At the start of the year, Gilead Sciences (NASDAQ:GILD) and Celgene (NASDAQ:CELG) were arguably the biggest value plays in the biotech industry. Gilead was off 48% from its all-time high in July 2015, while Celgene was down 56% from its high-water mark set in September 2017.
Gilead hasn't. Yet.
The reasons for their declines, and therefore their attractiveness as potential takeout targets, couldn't be different. This chart pretty much sums it up.
For the last five years, Celgene's revenue has been steadily marching higher. Gilead, on the other hand, peaked a few years ago as competition from AbbVie (NYSE:ABBV) ate into its hepatitis C franchise. Through the first three quarters of 2018, Gilead's sales are down 19% year over year; Celgene's are up 18% over the same time period.
While past growth looks great, the decline of Celgene's stock price was predicated on future expectations. Investors were worried that the company wasn't going to be able to make up for the loss of sales from top-selling Revlimid, which will start seeing limited generic competition in 2022, escalating until full competition starts in early 2026.
Some of the worry is certainly warranted; the launch trajectory of anti-inflammatory Otezla has been lumpy, and there was a delay with the filing for approval of multiple sclerosis drug ozanimod. But management insists that five pipeline drugs, including ozanimod, will be able to make up for all of the lost Revlimid sales.
Bristol-Myers Squibb appears to have agreed -- with the caveat that $9 per share of the potential payout would be tied to a contingent value right that only gets paid upon the approval of three of those drugs (ozanimod, liso-cel, and bb2121) by certain prearranged dates.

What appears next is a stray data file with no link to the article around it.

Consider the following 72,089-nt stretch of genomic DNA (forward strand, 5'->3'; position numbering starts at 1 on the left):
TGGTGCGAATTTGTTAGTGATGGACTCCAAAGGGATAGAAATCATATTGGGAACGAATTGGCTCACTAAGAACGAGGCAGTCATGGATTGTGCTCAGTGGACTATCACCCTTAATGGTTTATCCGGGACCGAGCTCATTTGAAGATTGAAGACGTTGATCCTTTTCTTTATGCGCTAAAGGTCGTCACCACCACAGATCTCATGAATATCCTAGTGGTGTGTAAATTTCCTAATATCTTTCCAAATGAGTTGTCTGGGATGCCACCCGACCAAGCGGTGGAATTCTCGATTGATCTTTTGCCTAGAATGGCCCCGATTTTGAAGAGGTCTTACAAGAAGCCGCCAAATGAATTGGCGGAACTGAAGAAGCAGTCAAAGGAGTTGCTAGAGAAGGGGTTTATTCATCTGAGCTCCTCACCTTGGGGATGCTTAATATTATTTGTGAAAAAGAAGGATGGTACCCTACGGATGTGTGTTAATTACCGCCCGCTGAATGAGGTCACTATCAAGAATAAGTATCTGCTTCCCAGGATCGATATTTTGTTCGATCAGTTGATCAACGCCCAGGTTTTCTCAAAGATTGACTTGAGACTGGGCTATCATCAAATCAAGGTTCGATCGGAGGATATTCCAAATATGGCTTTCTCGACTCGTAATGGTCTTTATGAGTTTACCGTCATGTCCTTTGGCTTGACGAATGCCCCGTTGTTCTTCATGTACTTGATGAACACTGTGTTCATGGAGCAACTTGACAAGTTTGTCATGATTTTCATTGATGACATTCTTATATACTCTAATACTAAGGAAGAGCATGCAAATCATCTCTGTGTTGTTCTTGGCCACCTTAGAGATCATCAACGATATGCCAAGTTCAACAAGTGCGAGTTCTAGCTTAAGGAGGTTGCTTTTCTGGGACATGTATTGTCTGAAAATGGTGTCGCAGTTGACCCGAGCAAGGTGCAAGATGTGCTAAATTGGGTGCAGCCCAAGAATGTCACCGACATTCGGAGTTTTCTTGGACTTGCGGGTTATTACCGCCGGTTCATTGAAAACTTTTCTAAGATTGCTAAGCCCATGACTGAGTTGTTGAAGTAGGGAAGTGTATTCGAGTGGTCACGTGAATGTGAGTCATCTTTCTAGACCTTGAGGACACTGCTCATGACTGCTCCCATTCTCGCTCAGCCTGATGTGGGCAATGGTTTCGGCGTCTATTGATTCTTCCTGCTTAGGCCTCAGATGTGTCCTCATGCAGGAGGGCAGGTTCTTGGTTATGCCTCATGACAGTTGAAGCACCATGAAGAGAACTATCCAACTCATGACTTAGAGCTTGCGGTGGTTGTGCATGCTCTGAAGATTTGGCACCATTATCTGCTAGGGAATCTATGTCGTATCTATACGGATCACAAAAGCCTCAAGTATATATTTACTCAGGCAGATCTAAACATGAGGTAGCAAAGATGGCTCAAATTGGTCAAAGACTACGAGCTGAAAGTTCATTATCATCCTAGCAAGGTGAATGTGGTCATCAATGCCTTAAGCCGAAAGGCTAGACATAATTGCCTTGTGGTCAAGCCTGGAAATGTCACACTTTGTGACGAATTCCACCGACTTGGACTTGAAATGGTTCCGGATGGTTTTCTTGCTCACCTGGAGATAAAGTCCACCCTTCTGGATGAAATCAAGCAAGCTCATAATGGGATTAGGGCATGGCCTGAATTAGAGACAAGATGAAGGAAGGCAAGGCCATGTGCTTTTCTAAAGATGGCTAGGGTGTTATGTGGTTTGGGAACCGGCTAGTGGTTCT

What it would take for Gilead to follow suit
First and foremost, Gilead needs to stabilize its revenue and get back to growing. It's really hard for potential acquirers to value declining assets when a competitor exists that could result in a pricing war, so any suitor is likely to factor in a large margin of safety that would result in a minuscule premium. Management has said that 2019 will be a return to growth with less volatility in the hepatitis C market, so perhaps this year will mark the turnaround.
Just as importantly, a potential suitor would need to see impending growth from Gilead's pipeline. The 2017 acquisition of Kite Pharma added a pipeline of CAR-T therapies, but the most important near-term pipeline news will come from results of two late-stage trials testing selonsertib for nonalcoholic steatohepatitis (NASH) that are due out in the first half of this year. There's also a late-stage study of filgotinib for rheumatoid arthritis, which is expected to read out this quarter, but rheumatoid arthritis is a competitive market, so the data will have to be outstanding to unseat the entrenched competitors.
NASH, on the other hand, is wide open. Based on the number of patients, it's easy to see Gilead making a few billion selling NASH drugs, especially if it's able to find a cocktail of drugs that work together like it has for HIV and hepatitis C.
Finally, to make itself more valuable -- whether that results in an acquisition or just an increase in investor-assigned valuation -- Gilead will have to make smart use of its cash. For all the problems the biotech has had keeping its revenue high, Gilead still throws off a lot of free cash flow, which new CEO Daniel O'Day will have to put to work wisely, balancing share repurchases with acquisitions of its own to boost its pipeline and future revenue.